While holidaying in Strunjen, Slovenia, I saw salt pans where salt has been extracted for seven centuries. In its heyday, demand was so high that the sea salt was called ‘white gold’.
I could not help but think that salt is now so widely available that we take it for granted. We notice it only when it is absent. Besides making food tastier, salt has minerals that are essential for nerve and muscle health. Yet, consuming too much salt can be detrimental.
My musings about salt brought to my mind Jesus’ call to His followers to be the ‘salt of the earth’. Meanwhile, we will also do well to heed His warning that salt which loses its saltiness is good only for throwing out and being trampled underfoot (Matt: 5:13).
What, then, is good salt?
Today, being good is an underrated personal quality. Qualities such as drive, ambition, and tenacity appear to be valued more than honesty, integrity, and compassion. We measure ourselves by our qualifications, our jobs, our material possessions, etc. We work hard at being good at performance rather than in character.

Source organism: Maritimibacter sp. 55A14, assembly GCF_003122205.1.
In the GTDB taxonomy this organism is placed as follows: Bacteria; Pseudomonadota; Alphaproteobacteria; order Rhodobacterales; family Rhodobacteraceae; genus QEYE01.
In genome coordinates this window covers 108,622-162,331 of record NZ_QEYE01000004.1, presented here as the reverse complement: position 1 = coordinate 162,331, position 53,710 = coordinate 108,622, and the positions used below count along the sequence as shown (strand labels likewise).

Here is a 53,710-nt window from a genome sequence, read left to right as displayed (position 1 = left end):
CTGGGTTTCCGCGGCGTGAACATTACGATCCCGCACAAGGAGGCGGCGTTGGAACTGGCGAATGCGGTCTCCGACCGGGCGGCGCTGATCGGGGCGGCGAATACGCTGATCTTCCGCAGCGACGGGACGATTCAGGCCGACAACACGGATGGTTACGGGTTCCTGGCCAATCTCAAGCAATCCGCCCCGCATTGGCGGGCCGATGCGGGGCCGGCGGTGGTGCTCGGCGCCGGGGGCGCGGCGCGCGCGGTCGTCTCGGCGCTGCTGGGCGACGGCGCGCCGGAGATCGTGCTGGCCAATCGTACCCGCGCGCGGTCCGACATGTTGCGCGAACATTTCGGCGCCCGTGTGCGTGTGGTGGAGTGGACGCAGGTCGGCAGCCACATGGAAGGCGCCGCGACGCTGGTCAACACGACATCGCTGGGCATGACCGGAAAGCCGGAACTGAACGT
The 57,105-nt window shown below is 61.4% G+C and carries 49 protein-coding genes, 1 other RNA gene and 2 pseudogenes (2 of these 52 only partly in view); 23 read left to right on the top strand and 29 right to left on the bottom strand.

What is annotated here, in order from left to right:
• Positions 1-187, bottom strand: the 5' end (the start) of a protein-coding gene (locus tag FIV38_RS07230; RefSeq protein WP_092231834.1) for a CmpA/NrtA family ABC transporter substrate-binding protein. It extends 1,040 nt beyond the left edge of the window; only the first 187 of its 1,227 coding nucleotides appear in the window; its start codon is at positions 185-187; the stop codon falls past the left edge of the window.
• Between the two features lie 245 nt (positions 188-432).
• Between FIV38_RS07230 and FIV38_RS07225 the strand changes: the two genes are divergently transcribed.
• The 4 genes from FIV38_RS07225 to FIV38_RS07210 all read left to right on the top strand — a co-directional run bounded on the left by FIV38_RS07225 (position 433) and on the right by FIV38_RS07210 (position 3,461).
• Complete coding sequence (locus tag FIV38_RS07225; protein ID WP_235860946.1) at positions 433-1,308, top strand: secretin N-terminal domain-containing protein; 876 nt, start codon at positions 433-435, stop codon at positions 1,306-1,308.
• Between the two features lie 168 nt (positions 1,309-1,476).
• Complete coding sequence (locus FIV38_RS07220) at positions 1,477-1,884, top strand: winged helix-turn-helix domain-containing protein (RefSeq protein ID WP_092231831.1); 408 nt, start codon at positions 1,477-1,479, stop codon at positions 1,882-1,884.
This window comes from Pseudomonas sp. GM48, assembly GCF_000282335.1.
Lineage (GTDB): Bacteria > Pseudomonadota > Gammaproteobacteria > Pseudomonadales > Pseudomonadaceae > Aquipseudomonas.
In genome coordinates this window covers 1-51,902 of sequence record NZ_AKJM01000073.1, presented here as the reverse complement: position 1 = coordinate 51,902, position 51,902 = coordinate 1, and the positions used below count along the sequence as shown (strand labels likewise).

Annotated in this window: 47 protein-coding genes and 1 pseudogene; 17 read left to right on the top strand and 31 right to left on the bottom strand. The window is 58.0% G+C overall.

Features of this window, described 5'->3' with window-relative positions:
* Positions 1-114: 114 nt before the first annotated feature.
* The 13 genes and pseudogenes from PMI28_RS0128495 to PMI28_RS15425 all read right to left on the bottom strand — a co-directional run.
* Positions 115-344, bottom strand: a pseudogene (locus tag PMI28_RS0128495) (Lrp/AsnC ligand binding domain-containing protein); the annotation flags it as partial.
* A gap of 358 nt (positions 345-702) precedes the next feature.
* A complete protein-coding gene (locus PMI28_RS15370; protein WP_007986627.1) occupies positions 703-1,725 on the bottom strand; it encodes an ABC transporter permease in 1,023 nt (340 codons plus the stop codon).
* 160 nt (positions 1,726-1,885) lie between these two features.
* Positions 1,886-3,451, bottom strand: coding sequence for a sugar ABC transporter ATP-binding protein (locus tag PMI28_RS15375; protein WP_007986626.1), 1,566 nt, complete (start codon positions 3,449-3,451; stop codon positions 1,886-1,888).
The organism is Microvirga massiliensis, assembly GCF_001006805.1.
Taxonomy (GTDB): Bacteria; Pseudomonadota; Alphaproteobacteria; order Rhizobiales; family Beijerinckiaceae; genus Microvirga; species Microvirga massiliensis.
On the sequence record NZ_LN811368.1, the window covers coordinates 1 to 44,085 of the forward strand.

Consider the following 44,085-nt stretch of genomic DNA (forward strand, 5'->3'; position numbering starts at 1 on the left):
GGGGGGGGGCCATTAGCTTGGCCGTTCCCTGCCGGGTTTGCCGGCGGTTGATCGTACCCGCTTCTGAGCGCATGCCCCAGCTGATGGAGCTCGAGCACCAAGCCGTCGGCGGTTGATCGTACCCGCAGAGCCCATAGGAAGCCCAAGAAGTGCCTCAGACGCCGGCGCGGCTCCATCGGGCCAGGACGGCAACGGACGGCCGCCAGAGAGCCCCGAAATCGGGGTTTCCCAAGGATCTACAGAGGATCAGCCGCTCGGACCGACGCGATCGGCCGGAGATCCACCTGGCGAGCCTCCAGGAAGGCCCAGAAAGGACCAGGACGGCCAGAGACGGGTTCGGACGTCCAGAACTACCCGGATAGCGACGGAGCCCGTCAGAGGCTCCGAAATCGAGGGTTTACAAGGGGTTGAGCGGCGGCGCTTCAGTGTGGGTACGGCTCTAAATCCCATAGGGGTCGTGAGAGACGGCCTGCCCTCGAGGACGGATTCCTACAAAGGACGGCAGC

In my counselling work, many come for help at a point of moral crisis. Some are couples where one party has gone astray. Others have lost their sense of perspective or direction in life. Instead of doing what was right, they chose to do what was convenient. Often, their challenge is not so much in not knowing what is right, but having the courage or discipline to do it.
While being good in character is under-appreciated, its absence – like salt – will be noticed. If goodness is absent in our world, where would we be? History has many examples of great civilisations collapsing when moral decay was rife and evil thrived. Even today, countries with good governments are better off than those without upright leaders.
There are consequences for failing to do what is right and good. When we cease to be good salt, we may – like salt that has lost its taste – find ourselves fit only to be discarded and trampled under people’s feet. To be the ‘salt of the earth’, we have to seek to do good and bring value to our own lives and the lives of others.
Benny Bong –
has been a family and marital therapist for more than 30 years, and is a certified work-life consultant. He was the first recipient of the AWARE Hero Award in 2011 and is a member of Kampong Kapor Methodist Church.
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